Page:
A particularly important area, in which Muslims significantly contributed during their Golden Age, is mathematics. The whole concept of algebra and the use of symbols and equations were developed by Muslims. The Arabic numeral system is still used throughout the world. The notion of the algorithm is also of Arabic origin, and even the word comes from Arabic, like many terms in mathematics and other sciences. Such an advanced mathematical concept as solving third-degree equations was also developed in the Muslim world, and the formula was found by Muslim scientists long before it was found by Western ones. Such areas of mathematics as calculus and trigonometry can be traced back to the works of Arabic mathematicians.
In physics, the fundamental knowledge of mechanics was produced by Muslim scientists, too. It can be argued that gravity as a phenomenon, its characteristics, and application had been described in the literature of the Muslim world long before Newton’s discovery of gravity in the late 17th century. In the Golden Age, the technologies of the Muslims featured hydrometer, aerometer, lever, balance, pendulum, springs, and wall clock. Also, impressive achievements were observed in chemistry. Muslims proposed the theory that all matter consisted of indivisible smallest portions of substance (atoms) and mastered the processes of crystallization, evaporation, filtration, and distillation, as well as their application to practical tasks. Many technologies of working with metal and dying fabrics and glass were invented during the Golden Age. Muslims discovered many chemicals and developed methods of preparing them and working with them, including sulfuric and nitric acids, chlorides and sulfides. This knowledge helped produce and actively use such things as soaps and perfumes, paints and gunpowder, glass, paper, and sugar.
Another area of outstanding achievements of the Muslim world during its Golden Age is geography and astronomy. Muslims invented astrolabes and celestial maps. They studied the shape of the Earth and suggested it was spherical, calculated the size (diameter and circumference) of the planet, and figured out the orbits of other planets and stars as well as the motion of the Earth around the Sun. For Muslims, the sense of direction was always important because they pray towards Mecca. This fact was the driving force for the development of geography and navigation. For example, the compass was invented. Also, cartography was an important science boosting the creation of maps and promoting the studies of winds and other phenomena that assist in navigation. Another reason for the development in these areas is the pilgrimage to Mecca, which every Muslim should undertake in their lifetime. This fact contributed to the development of roads, maps, and navigation techniques.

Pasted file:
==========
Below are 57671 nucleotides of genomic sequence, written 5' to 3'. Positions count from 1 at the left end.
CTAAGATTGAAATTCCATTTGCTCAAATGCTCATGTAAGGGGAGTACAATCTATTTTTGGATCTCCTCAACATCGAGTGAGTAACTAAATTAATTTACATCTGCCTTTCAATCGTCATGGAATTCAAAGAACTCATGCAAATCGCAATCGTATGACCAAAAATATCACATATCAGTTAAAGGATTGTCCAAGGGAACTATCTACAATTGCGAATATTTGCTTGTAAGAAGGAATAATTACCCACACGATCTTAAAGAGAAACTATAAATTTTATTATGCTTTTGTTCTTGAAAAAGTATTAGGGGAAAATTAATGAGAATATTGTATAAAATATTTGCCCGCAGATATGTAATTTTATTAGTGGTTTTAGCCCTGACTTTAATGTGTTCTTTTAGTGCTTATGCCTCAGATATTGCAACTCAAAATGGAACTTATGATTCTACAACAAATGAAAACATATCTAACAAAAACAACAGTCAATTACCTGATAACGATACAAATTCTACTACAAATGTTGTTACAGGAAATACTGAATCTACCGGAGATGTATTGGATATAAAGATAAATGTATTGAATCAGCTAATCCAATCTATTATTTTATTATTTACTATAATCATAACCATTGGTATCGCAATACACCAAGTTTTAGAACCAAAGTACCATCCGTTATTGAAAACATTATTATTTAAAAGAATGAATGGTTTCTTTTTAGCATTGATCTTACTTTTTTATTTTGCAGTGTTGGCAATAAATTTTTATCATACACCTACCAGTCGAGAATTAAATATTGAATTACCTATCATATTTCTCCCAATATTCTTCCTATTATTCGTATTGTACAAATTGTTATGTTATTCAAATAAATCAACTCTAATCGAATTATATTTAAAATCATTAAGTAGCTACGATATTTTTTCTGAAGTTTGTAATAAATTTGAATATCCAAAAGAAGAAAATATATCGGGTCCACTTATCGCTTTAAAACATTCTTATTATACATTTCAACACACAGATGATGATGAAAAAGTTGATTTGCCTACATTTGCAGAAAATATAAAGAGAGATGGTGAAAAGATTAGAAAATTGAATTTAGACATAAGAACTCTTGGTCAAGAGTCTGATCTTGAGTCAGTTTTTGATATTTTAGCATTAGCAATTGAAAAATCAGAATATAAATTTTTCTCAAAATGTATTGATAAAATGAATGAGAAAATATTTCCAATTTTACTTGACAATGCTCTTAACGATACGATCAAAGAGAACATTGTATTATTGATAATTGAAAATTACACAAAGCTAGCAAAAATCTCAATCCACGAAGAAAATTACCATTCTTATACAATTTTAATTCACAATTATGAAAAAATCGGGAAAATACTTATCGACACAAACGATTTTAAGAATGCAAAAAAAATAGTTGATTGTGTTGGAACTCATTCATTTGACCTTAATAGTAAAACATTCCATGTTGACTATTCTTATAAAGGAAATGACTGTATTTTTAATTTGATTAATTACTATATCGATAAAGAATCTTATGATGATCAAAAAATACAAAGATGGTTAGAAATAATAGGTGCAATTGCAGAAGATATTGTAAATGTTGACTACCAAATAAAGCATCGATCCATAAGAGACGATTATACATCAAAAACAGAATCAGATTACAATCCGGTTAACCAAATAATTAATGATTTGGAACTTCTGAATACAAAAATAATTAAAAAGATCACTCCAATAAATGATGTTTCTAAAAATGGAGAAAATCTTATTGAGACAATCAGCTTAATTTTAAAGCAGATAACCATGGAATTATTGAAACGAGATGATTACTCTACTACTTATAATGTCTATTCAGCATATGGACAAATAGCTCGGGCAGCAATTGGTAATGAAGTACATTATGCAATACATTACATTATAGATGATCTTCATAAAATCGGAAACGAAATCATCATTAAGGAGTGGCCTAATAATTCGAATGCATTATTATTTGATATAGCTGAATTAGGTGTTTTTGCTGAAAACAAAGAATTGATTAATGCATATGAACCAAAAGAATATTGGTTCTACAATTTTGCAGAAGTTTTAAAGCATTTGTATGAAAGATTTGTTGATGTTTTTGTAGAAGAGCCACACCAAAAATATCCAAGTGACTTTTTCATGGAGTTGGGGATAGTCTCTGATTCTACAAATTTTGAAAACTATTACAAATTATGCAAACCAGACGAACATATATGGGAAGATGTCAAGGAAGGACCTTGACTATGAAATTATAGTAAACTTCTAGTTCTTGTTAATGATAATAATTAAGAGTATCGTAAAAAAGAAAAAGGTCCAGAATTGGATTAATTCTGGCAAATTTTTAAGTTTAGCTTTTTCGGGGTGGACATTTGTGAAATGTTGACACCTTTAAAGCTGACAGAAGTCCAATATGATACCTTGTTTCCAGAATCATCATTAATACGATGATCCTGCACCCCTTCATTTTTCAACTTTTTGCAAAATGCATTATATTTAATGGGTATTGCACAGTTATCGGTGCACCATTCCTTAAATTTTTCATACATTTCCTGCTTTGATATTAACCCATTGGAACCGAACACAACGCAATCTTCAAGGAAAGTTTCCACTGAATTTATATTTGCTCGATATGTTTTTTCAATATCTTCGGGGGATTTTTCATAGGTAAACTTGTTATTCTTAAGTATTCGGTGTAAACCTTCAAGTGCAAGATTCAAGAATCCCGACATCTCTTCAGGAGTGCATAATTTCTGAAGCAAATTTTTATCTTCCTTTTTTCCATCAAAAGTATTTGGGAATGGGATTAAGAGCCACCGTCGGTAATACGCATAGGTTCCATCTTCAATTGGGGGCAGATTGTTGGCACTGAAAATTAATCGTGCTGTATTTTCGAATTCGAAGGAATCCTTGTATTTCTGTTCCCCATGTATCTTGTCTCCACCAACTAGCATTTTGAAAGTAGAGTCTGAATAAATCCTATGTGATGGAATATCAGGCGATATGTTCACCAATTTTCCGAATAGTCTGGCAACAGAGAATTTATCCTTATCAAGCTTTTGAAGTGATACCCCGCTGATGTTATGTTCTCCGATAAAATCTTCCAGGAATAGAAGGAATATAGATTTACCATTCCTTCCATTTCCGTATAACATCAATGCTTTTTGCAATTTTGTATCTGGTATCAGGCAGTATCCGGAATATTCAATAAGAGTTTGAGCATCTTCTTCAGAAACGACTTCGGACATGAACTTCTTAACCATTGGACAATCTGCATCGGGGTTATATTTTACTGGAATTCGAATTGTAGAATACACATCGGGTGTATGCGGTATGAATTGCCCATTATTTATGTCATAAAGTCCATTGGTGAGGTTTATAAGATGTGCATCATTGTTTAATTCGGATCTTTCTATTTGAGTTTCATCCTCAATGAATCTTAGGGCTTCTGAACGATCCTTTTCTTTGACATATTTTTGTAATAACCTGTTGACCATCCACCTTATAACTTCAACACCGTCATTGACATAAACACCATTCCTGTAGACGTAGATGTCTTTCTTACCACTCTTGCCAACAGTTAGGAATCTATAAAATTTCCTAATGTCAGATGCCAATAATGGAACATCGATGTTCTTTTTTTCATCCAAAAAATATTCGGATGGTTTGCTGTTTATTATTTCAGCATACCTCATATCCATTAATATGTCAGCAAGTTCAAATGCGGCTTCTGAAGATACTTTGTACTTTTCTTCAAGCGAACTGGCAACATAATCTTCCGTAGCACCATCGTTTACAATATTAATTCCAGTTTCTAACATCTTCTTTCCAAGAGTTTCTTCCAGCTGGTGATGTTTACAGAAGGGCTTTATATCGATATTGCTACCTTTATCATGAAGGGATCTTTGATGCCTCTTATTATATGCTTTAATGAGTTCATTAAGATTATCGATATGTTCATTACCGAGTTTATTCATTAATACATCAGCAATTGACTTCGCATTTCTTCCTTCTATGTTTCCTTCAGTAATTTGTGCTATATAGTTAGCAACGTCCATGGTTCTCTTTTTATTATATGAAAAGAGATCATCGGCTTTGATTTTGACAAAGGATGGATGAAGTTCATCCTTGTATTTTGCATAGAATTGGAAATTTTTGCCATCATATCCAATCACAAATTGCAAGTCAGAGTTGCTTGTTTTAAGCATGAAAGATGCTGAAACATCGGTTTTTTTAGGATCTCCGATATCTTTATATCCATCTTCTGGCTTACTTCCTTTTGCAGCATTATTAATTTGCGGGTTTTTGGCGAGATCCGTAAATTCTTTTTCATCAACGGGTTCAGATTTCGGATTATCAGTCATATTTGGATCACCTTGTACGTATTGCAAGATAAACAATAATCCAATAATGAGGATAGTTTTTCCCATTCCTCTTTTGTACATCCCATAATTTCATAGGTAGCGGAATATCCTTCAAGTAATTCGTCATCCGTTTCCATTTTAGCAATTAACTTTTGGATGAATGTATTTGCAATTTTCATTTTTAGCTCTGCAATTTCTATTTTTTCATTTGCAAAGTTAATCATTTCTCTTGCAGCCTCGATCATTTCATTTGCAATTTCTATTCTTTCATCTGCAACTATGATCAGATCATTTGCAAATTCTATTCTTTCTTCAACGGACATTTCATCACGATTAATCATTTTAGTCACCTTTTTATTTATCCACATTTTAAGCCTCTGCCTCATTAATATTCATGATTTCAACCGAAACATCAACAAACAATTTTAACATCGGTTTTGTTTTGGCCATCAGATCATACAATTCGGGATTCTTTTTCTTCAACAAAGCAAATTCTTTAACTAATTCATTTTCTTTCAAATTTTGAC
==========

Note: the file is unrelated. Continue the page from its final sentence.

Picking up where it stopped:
Finally, the Muslims gave to the world a lot of inventions and innovations in medicine. In Muslim countries, professional gynecologists and obstetricians appeared long before they did in the Western world. The patterns of blood circulation and pulmonary circulation were described in the Arabic medical literature of medieval times. Also, the mechanisms of communicable diseases and the processes of distribution of tuberculosis in particular by water and soil were described there, too, which is the origin of the branch of medicine called epidemiology. Muslims knew how to perform surgeries on teeth, eyes, ears, and other body parts. More than 200 surgical instruments and 143 types of medicines were described in Muslim medical and pharmacological books, which is much more than the European society used or was aware of in the Middle Ages.
Also, the urban infrastructure was highly developed in Cordoba and other large cities of the Muslim world. The engineers of Al-Andalus built aqueducts to carry the water from the mountains down to the inhabitants of the cities, providing every household with running water. In the present-day region of Spain that used to be a part of the Muslim world, the waterworks built back in the Golden Age of Islam is still functioning. Overall, the norms of sanitation adopted in the Muslim world, including changing clothes regularly, building sewage systems, and taking baths, were unknown to the West, which in a way caused several deadly epidemics in Europe in the Middle Ages.
Much of the refinement and advancement in the Western civilization of the end of the Middle Ages were brought from the Muslims. The Dark Ages of Europe, with underdeveloped technologies and science, were unfolding at the same time when the Muslim world was going through its Golden Age demonstrating outstanding achievements in a wide range of spheres of human activities.